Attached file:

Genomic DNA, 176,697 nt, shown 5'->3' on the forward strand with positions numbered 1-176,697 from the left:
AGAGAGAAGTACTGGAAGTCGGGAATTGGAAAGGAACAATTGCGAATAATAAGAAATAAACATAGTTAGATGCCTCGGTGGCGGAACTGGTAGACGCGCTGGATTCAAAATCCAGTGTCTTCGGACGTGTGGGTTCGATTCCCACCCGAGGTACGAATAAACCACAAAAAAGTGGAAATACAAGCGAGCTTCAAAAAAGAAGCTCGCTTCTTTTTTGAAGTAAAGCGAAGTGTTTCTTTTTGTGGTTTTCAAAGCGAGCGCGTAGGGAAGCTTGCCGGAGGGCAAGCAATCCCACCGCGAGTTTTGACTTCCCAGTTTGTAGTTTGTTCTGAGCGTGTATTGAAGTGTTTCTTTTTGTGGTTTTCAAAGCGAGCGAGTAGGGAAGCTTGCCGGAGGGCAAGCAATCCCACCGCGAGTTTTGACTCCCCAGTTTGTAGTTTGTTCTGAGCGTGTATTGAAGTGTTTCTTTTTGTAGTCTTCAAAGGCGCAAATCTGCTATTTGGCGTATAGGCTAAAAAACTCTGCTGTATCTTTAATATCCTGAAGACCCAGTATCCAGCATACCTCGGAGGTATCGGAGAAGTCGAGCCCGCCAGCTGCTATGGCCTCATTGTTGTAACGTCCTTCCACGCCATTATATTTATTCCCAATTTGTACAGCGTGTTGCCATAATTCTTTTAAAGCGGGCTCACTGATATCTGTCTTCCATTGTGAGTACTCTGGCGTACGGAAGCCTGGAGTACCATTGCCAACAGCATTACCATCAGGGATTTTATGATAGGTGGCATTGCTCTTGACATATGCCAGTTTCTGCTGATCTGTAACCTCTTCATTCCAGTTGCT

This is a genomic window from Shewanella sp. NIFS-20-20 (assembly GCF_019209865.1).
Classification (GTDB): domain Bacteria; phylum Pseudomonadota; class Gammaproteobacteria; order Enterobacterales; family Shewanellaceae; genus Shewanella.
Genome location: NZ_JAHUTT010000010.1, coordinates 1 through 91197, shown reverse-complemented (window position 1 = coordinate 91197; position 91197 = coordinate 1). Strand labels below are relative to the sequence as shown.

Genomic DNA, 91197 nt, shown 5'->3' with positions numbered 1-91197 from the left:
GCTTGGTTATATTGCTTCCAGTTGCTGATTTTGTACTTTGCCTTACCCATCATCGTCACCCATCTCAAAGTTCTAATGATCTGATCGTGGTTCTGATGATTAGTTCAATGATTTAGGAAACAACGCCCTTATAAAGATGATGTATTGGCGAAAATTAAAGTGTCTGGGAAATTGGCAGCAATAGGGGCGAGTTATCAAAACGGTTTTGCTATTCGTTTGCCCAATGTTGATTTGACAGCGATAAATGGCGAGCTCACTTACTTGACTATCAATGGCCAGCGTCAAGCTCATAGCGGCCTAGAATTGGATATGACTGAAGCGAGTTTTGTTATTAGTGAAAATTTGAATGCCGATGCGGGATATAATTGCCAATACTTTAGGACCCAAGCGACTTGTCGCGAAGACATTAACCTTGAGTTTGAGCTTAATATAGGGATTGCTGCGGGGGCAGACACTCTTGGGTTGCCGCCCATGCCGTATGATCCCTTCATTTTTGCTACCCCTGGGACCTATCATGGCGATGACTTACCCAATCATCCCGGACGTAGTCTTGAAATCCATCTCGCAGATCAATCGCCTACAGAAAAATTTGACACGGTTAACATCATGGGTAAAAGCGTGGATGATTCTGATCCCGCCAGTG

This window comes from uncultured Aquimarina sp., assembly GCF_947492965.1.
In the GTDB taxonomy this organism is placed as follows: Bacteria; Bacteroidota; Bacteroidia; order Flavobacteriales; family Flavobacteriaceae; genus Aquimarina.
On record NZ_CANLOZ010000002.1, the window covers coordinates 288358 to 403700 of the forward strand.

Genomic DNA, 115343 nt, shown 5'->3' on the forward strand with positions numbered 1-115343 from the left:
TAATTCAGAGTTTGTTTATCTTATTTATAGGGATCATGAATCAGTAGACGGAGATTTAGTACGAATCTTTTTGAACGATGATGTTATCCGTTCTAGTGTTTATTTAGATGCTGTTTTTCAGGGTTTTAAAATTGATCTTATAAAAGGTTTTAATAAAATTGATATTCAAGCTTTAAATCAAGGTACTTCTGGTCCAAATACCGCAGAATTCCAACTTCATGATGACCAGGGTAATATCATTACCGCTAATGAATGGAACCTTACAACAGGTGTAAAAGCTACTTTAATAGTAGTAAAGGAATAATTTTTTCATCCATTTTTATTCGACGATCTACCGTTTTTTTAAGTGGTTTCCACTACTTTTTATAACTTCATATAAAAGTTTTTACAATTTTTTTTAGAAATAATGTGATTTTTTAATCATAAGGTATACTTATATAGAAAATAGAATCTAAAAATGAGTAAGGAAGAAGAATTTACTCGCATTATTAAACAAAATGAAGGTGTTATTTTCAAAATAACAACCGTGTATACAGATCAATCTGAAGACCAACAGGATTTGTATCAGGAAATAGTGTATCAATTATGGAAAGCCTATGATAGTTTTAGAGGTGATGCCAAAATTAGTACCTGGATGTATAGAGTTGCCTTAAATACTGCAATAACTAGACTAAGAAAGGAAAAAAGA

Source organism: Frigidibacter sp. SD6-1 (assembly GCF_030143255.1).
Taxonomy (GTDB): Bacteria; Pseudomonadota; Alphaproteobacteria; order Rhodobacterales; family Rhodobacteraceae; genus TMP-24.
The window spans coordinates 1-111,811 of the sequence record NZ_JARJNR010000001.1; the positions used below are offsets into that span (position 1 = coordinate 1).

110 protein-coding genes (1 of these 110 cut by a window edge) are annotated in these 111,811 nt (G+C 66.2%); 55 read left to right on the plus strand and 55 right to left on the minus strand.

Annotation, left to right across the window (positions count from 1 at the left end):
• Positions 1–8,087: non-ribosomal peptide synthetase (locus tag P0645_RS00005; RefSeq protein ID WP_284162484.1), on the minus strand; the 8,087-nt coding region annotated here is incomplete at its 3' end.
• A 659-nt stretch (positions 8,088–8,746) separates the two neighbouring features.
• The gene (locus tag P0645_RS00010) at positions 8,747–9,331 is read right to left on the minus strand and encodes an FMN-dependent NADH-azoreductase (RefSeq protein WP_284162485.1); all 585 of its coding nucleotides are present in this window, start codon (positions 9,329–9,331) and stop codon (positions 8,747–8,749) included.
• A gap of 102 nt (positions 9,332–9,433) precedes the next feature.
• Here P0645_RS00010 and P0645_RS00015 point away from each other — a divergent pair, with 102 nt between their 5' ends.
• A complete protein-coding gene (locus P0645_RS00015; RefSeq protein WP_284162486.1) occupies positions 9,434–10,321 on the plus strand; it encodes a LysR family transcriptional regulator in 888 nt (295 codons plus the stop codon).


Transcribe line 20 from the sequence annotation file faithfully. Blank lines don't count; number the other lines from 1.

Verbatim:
• The gene (locus tag P0645_RS00010) at positions 8,747–9,331 is read right to left on the minus strand and encodes an FMN-dependent NADH-azoreductase (RefSeq protein WP_284162485.1); all 585 of its coding nucleotides are present in this window, start codon (positions 9,329–9,331) and stop codon (positions 8,747–8,749) included.